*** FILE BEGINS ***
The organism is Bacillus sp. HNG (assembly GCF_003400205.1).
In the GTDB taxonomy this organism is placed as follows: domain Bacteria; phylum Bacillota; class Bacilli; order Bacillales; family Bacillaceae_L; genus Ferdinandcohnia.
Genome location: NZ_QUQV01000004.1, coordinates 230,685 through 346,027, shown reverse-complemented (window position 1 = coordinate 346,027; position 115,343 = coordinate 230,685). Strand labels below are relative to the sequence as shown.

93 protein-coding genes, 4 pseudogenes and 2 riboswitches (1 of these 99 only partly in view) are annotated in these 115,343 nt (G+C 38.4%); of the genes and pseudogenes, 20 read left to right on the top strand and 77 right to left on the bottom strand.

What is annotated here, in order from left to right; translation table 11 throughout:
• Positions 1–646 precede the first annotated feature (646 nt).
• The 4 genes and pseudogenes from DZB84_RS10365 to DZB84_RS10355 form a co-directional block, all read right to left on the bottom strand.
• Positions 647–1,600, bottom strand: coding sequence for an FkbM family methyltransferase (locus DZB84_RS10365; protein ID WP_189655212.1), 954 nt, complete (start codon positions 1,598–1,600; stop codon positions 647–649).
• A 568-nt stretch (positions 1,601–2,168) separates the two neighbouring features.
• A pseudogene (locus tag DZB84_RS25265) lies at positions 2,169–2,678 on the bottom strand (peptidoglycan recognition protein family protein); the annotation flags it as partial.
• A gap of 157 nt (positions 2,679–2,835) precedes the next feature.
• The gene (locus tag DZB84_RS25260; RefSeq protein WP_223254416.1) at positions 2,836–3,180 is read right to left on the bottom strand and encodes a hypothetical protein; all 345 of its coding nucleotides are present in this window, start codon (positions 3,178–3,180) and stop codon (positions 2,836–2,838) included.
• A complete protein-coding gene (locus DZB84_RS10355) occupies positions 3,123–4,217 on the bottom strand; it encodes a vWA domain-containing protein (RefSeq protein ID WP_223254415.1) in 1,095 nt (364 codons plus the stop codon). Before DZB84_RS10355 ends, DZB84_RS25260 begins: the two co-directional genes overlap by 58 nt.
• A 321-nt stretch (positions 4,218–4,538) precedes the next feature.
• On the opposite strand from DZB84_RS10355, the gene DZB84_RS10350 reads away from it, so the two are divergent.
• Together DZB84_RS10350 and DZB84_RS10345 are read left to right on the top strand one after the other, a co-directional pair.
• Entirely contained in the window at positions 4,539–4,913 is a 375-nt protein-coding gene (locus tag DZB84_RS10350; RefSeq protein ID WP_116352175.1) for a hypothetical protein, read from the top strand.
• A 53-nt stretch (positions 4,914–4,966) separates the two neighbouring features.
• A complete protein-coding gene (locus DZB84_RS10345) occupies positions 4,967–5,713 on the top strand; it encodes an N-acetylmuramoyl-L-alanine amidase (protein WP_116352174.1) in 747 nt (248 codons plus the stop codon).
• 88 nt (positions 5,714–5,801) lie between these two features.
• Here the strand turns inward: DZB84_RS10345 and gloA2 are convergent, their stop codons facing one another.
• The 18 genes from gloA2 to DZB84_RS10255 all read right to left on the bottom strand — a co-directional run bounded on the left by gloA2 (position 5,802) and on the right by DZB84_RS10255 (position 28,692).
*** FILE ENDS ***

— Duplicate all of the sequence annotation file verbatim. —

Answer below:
The organism is Bacillus sp. HNG (assembly GCF_003400205.1).
In the GTDB taxonomy this organism is placed as follows: domain Bacteria; phylum Bacillota; class Bacilli; order Bacillales; family Bacillaceae_L; genus Ferdinandcohnia.
Genome location: NZ_QUQV01000004.1, coordinates 230,685 through 346,027, shown reverse-complemented (window position 1 = coordinate 346,027; position 115,343 = coordinate 230,685). Strand labels below are relative to the sequence as shown.

93 protein-coding genes, 4 pseudogenes and 2 riboswitches (1 of these 99 only partly in view) are annotated in these 115,343 nt (G+C 38.4%); of the genes and pseudogenes, 20 read left to right on the top strand and 77 right to left on the bottom strand.

What is annotated here, in order from left to right; translation table 11 throughout:
• Positions 1–646 precede the first annotated feature (646 nt).
• The 4 genes and pseudogenes from DZB84_RS10365 to DZB84_RS10355 form a co-directional block, all read right to left on the bottom strand.
• Positions 647–1,600, bottom strand: coding sequence for an FkbM family methyltransferase (locus DZB84_RS10365; protein ID WP_189655212.1), 954 nt, complete (start codon positions 1,598–1,600; stop codon positions 647–649).
• A 568-nt stretch (positions 1,601–2,168) separates the two neighbouring features.
• A pseudogene (locus tag DZB84_RS25265) lies at positions 2,169–2,678 on the bottom strand (peptidoglycan recognition protein family protein); the annotation flags it as partial.
• A gap of 157 nt (positions 2,679–2,835) precedes the next feature.
• The gene (locus tag DZB84_RS25260; RefSeq protein WP_223254416.1) at positions 2,836–3,180 is read right to left on the bottom strand and encodes a hypothetical protein; all 345 of its coding nucleotides are present in this window, start codon (positions 3,178–3,180) and stop codon (positions 2,836–2,838) included.
• A complete protein-coding gene (locus DZB84_RS10355) occupies positions 3,123–4,217 on the bottom strand; it encodes a vWA domain-containing protein (RefSeq protein ID WP_223254415.1) in 1,095 nt (364 codons plus the stop codon). Before DZB84_RS10355 ends, DZB84_RS25260 begins: the two co-directional genes overlap by 58 nt.
• A 321-nt stretch (positions 4,218–4,538) precedes the next feature.
• On the opposite strand from DZB84_RS10355, the gene DZB84_RS10350 reads away from it, so the two are divergent.
• Together DZB84_RS10350 and DZB84_RS10345 are read left to right on the top strand one after the other, a co-directional pair.
• Entirely contained in the window at positions 4,539–4,913 is a 375-nt protein-coding gene (locus tag DZB84_RS10350; RefSeq protein ID WP_116352175.1) for a hypothetical protein, read from the top strand.
• A 53-nt stretch (positions 4,914–4,966) separates the two neighbouring features.
• A complete protein-coding gene (locus DZB84_RS10345) occupies positions 4,967–5,713 on the top strand; it encodes an N-acetylmuramoyl-L-alanine amidase (protein WP_116352174.1) in 747 nt (248 codons plus the stop codon).
• 88 nt (positions 5,714–5,801) lie between these two features.
• Here the strand turns inward: DZB84_RS10345 and gloA2 are convergent, their stop codons facing one another.
• The 18 genes from gloA2 to DZB84_RS10255 all read right to left on the bottom strand — a co-directional run bounded on the left by gloA2 (position 5,802) and on the right by DZB84_RS10255 (position 28,692).